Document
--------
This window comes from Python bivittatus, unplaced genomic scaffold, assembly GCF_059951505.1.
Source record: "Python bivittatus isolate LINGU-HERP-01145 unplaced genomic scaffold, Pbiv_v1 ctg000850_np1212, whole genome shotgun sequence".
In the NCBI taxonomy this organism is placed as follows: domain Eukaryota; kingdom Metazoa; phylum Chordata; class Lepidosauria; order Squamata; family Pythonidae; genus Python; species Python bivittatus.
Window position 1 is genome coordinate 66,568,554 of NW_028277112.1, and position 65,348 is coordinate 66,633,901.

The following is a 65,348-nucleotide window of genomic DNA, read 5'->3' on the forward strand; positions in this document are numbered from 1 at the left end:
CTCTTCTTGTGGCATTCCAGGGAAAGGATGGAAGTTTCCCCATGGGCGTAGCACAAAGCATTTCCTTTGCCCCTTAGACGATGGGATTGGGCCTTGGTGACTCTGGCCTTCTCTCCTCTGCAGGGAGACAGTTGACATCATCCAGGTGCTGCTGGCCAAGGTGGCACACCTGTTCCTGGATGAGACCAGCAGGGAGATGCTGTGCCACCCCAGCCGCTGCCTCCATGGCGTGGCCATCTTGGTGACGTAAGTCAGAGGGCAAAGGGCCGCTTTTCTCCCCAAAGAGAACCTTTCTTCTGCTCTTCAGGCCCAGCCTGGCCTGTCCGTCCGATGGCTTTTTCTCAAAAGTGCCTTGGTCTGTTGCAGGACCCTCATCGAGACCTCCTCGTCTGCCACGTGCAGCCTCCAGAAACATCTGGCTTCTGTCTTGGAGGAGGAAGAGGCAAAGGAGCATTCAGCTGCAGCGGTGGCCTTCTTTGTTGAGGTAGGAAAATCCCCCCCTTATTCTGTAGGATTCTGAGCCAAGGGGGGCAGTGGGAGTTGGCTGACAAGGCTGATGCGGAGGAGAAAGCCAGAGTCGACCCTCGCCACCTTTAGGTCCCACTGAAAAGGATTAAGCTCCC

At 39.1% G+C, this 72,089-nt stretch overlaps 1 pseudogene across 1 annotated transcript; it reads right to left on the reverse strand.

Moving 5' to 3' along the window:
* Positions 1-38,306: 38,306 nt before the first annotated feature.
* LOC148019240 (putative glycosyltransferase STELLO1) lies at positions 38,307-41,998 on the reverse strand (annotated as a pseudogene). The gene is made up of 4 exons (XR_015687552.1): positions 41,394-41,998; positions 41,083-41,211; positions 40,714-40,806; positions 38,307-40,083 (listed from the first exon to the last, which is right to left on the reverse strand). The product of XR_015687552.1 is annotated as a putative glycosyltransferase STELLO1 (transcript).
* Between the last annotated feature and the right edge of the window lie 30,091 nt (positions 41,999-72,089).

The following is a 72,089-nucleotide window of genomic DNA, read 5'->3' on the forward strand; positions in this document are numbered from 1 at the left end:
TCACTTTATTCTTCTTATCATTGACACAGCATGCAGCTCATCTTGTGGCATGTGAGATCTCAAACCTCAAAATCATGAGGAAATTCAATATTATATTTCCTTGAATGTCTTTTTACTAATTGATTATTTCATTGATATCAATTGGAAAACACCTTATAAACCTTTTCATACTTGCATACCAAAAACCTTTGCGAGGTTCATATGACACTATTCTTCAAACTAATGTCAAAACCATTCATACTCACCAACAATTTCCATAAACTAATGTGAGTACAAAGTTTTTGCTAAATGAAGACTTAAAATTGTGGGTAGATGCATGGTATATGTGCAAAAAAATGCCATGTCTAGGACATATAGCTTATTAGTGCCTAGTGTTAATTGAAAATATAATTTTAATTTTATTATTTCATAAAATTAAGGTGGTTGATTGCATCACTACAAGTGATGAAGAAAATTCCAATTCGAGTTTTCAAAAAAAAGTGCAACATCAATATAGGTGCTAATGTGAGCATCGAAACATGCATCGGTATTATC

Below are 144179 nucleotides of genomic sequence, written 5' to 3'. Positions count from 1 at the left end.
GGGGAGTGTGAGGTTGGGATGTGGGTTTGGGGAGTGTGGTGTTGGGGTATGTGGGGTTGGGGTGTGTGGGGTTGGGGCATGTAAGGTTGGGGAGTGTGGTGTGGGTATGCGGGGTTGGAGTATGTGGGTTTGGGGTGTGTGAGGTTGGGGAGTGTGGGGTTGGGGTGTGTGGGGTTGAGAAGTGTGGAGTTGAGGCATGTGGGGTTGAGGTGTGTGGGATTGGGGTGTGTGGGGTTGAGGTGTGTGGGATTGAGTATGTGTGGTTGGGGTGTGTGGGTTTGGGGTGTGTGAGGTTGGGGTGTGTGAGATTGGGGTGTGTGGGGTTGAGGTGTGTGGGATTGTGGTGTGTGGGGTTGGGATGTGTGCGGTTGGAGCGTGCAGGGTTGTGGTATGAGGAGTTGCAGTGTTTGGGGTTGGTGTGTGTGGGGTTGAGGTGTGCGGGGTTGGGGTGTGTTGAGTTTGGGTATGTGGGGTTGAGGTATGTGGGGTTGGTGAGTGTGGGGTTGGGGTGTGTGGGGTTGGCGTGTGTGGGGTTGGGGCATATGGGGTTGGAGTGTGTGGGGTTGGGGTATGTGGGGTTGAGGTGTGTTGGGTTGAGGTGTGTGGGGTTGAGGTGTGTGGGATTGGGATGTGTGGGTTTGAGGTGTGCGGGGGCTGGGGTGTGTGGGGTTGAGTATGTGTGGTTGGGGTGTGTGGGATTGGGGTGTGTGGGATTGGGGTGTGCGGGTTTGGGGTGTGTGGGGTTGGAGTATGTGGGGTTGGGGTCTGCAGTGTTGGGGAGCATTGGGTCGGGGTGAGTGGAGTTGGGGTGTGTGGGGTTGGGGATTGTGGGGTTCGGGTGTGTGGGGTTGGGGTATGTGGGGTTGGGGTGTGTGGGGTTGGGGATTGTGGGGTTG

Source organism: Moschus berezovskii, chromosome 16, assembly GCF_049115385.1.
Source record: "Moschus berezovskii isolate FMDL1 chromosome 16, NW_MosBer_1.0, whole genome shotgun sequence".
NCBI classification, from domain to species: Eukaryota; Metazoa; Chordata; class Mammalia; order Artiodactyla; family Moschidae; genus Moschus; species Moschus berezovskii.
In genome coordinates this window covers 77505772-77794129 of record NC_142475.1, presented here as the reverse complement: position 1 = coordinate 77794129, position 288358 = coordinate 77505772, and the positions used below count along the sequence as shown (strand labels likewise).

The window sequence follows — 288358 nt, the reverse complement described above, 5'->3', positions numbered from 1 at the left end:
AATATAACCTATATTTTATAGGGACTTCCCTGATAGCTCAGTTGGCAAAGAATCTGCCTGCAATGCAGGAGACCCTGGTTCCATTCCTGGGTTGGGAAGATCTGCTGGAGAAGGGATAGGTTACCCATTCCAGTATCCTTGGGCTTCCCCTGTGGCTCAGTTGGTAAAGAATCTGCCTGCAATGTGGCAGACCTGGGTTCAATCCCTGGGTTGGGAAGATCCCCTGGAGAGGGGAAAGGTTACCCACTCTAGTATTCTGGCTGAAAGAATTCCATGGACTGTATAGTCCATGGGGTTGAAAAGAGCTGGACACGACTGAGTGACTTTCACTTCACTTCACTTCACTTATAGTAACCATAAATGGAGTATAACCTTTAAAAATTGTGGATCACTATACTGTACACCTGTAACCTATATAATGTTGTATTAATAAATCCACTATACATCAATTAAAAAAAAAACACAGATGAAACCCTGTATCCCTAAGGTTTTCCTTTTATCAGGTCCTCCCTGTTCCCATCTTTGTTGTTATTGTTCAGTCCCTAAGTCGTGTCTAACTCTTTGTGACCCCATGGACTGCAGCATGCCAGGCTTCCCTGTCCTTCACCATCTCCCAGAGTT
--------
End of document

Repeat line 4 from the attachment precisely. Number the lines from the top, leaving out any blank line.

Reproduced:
Window position 1 is genome coordinate 66,568,554 of NW_028277112.1, and position 65,348 is coordinate 66,633,901.